The modern-day counterfeiting problem began in the years after World War II in the developing countries. Many developing countries had no local industry and turned to commercial counterfeiting to jump-start their industrial development. Other developing countries were formerly colonies; after they gained independence, their local industries turned to commercial counterfeiting.
"The Japanese were the masters of counterfeiting," says Paul Carratu, managing director of Carratu International, a private investigation firm based in London. Founded in 1963, Carratu International is one of the oldest firms engaged in investigating product counterfeiting. According to Carratu, in the years right after the war, the Japanese named different sections of their country after famous brands that were counterfeited. Hence, there was whiskey produced in Scotland and steel produced in Solingen.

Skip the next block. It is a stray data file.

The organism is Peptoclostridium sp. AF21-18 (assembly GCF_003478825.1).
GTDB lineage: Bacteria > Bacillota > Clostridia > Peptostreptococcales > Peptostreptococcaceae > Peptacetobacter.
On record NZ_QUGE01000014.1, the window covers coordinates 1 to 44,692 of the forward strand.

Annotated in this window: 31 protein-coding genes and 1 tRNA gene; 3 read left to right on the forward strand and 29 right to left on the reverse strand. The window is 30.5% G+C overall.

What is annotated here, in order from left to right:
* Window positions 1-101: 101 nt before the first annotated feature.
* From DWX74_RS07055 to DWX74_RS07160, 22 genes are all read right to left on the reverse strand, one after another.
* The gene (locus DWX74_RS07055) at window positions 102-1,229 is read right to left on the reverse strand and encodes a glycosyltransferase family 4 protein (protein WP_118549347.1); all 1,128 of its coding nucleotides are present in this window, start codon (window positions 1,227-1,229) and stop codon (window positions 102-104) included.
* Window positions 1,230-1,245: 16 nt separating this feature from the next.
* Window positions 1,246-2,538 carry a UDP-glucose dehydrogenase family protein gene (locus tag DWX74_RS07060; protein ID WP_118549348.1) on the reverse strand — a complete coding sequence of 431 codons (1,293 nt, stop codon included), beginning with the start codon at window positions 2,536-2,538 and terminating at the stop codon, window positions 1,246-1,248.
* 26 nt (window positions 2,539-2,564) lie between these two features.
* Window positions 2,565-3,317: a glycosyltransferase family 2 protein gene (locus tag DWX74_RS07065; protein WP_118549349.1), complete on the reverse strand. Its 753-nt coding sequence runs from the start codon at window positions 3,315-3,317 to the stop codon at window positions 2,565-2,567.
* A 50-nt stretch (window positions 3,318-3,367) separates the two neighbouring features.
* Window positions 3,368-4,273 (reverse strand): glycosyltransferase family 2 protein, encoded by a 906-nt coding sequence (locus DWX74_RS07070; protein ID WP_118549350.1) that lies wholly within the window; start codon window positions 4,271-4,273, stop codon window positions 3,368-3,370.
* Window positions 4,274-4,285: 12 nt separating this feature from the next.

Initially, the industrialized countries ignored the problem. Because the counterfeits were often of poor quality and were produced and distributed only to the local market, the counterfeiting posed little economic threat. Also, in the years right after the war, there was little that could be done legally. Most developing countries had few intellectual property laws.
The situation changed dramatically by the late 1960s. Advances in technology and the globalization of the economy made trademark counterfeiting a serious economic threat to any industry that had a portfolio of intangible assets. In the United States, one industry that was particularly hard hit by the counterfeiting losses was the garment industry.
Trademark counterfeiting erupted in the garment industry with the